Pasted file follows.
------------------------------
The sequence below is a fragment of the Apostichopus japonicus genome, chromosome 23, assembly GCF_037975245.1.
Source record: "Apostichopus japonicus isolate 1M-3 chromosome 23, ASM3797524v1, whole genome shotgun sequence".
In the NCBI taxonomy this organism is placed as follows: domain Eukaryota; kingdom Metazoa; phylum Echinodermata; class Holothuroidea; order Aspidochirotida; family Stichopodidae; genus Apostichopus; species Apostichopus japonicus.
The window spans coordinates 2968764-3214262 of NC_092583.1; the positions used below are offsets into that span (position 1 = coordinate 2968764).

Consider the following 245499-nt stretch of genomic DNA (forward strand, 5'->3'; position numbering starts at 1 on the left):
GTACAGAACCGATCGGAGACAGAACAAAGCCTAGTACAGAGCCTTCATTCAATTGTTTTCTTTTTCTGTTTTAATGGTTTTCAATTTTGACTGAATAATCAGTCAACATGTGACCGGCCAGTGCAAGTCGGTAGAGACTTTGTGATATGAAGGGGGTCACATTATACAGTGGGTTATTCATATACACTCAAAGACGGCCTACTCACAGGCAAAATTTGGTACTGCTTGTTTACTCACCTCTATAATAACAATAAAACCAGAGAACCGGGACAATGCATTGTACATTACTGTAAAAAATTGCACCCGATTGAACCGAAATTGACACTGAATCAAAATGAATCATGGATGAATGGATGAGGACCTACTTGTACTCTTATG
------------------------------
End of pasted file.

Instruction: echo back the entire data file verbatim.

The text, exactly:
The sequence below is a fragment of the Apostichopus japonicus genome, chromosome 23, assembly GCF_037975245.1.
Source record: "Apostichopus japonicus isolate 1M-3 chromosome 23, ASM3797524v1, whole genome shotgun sequence".
In the NCBI taxonomy this organism is placed as follows: domain Eukaryota; kingdom Metazoa; phylum Echinodermata; class Holothuroidea; order Aspidochirotida; family Stichopodidae; genus Apostichopus; species Apostichopus japonicus.
The window spans coordinates 2968764-3214262 of NC_092583.1; the positions used below are offsets into that span (position 1 = coordinate 2968764).

Consider the following 245499-nt stretch of genomic DNA (forward strand, 5'->3'; position numbering starts at 1 on the left):
GTACAGAACCGATCGGAGACAGAACAAAGCCTAGTACAGAGCCTTCATTCAATTGTTTTCTTTTTCTGTTTTAATGGTTTTCAATTTTGACTGAATAATCAGTCAACATGTGACCGGCCAGTGCAAGTCGGTAGAGACTTTGTGATATGAAGGGGGTCACATTATACAGTGGGTTATTCATATACACTCAAAGACGGCCTACTCACAGGCAAAATTTGGTACTGCTTGTTTACTCACCTCTATAATAACAATAAAACCAGAGAACCGGGACAATGCATTGTACATTACTGTAAAAAATTGCACCCGATTGAACCGAAATTGACACTGAATCAAAATGAATCATGGATGAATGGATGAGGACCTACTTGTACTCTTATG